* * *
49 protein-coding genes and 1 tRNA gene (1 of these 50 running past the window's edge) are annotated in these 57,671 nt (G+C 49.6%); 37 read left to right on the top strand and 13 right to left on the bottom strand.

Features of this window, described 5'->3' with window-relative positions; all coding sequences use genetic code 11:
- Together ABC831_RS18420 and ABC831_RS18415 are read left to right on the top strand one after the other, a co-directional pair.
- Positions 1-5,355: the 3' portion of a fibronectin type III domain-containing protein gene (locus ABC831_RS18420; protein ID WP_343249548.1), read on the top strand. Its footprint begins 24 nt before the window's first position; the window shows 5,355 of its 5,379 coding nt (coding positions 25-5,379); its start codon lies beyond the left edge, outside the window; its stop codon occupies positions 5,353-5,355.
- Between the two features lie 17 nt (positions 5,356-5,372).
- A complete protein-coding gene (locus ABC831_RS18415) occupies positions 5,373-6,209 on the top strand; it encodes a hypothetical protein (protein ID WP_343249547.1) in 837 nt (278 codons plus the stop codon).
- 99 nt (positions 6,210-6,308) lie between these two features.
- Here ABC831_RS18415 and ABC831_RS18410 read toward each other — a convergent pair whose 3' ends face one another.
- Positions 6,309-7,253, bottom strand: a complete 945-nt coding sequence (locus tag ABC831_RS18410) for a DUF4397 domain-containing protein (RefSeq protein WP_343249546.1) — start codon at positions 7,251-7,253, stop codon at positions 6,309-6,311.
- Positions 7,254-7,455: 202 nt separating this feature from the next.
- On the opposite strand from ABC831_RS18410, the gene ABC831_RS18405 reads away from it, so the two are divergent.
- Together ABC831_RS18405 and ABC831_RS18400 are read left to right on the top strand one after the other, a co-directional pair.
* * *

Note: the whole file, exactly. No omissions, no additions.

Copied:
49 protein-coding genes and 1 tRNA gene (1 of these 50 running past the window's edge) are annotated in these 57,671 nt (G+C 49.6%); 37 read left to right on the top strand and 13 right to left on the bottom strand.

Features of this window, described 5'->3' with window-relative positions; all coding sequences use genetic code 11:
- Together ABC831_RS18420 and ABC831_RS18415 are read left to right on the top strand one after the other, a co-directional pair.
- Positions 1-5,355: the 3' portion of a fibronectin type III domain-containing protein gene (locus ABC831_RS18420; protein ID WP_343249548.1), read on the top strand. Its footprint begins 24 nt before the window's first position; the window shows 5,355 of its 5,379 coding nt (coding positions 25-5,379); its start codon lies beyond the left edge, outside the window; its stop codon occupies positions 5,353-5,355.
- Between the two features lie 17 nt (positions 5,356-5,372).
- A complete protein-coding gene (locus ABC831_RS18415) occupies positions 5,373-6,209 on the top strand; it encodes a hypothetical protein (protein ID WP_343249547.1) in 837 nt (278 codons plus the stop codon).
- 99 nt (positions 6,210-6,308) lie between these two features.
- Here ABC831_RS18415 and ABC831_RS18410 read toward each other — a convergent pair whose 3' ends face one another.
- Positions 6,309-7,253, bottom strand: a complete 945-nt coding sequence (locus tag ABC831_RS18410) for a DUF4397 domain-containing protein (RefSeq protein WP_343249546.1) — start codon at positions 7,251-7,253, stop codon at positions 6,309-6,311.
- Positions 7,254-7,455: 202 nt separating this feature from the next.
- On the opposite strand from ABC831_RS18410, the gene ABC831_RS18405 reads away from it, so the two are divergent.
- Together ABC831_RS18405 and ABC831_RS18400 are read left to right on the top strand one after the other, a co-directional pair.